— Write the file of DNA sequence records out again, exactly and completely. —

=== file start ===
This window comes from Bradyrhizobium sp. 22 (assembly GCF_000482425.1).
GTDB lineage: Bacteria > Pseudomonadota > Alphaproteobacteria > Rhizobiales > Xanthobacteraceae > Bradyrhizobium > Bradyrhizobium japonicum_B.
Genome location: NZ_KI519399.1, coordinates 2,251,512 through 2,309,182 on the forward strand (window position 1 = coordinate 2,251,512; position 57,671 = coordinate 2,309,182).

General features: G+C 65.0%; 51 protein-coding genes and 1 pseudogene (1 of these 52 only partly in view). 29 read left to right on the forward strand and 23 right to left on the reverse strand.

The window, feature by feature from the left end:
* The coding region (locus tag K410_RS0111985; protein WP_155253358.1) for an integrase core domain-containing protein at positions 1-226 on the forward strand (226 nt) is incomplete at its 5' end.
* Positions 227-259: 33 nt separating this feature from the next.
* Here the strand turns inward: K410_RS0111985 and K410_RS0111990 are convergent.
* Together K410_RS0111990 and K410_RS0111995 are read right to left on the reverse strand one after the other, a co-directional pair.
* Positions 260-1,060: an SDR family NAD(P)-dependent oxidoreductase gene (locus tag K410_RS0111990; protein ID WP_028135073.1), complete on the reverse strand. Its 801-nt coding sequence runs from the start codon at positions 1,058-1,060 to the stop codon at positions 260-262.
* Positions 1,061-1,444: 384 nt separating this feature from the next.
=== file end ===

This window comes from Bradyrhizobium sp. 22 (assembly GCF_000482425.1).
GTDB lineage: Bacteria > Pseudomonadota > Alphaproteobacteria > Rhizobiales > Xanthobacteraceae > Bradyrhizobium > Bradyrhizobium japonicum_B.
Genome location: NZ_KI519399.1, coordinates 2,251,512 through 2,309,182 on the forward strand (window position 1 = coordinate 2,251,512; position 57,671 = coordinate 2,309,182).

General features: G+C 65.0%; 51 protein-coding genes and 1 pseudogene (1 of these 52 only partly in view). 29 read left to right on the forward strand and 23 right to left on the reverse strand.

The window, feature by feature from the left end:
* The coding region (locus tag K410_RS0111985; protein WP_155253358.1) for an integrase core domain-containing protein at positions 1-226 on the forward strand (226 nt) is incomplete at its 5' end.
* Positions 227-259: 33 nt separating this feature from the next.
* Here the strand turns inward: K410_RS0111985 and K410_RS0111990 are convergent.
* Together K410_RS0111990 and K410_RS0111995 are read right to left on the reverse strand one after the other, a co-directional pair.
* Positions 260-1,060: an SDR family NAD(P)-dependent oxidoreductase gene (locus tag K410_RS0111990; protein ID WP_028135073.1), complete on the reverse strand. Its 801-nt coding sequence runs from the start codon at positions 1,058-1,060 to the stop codon at positions 260-262.
* Positions 1,061-1,444: 384 nt separating this feature from the next.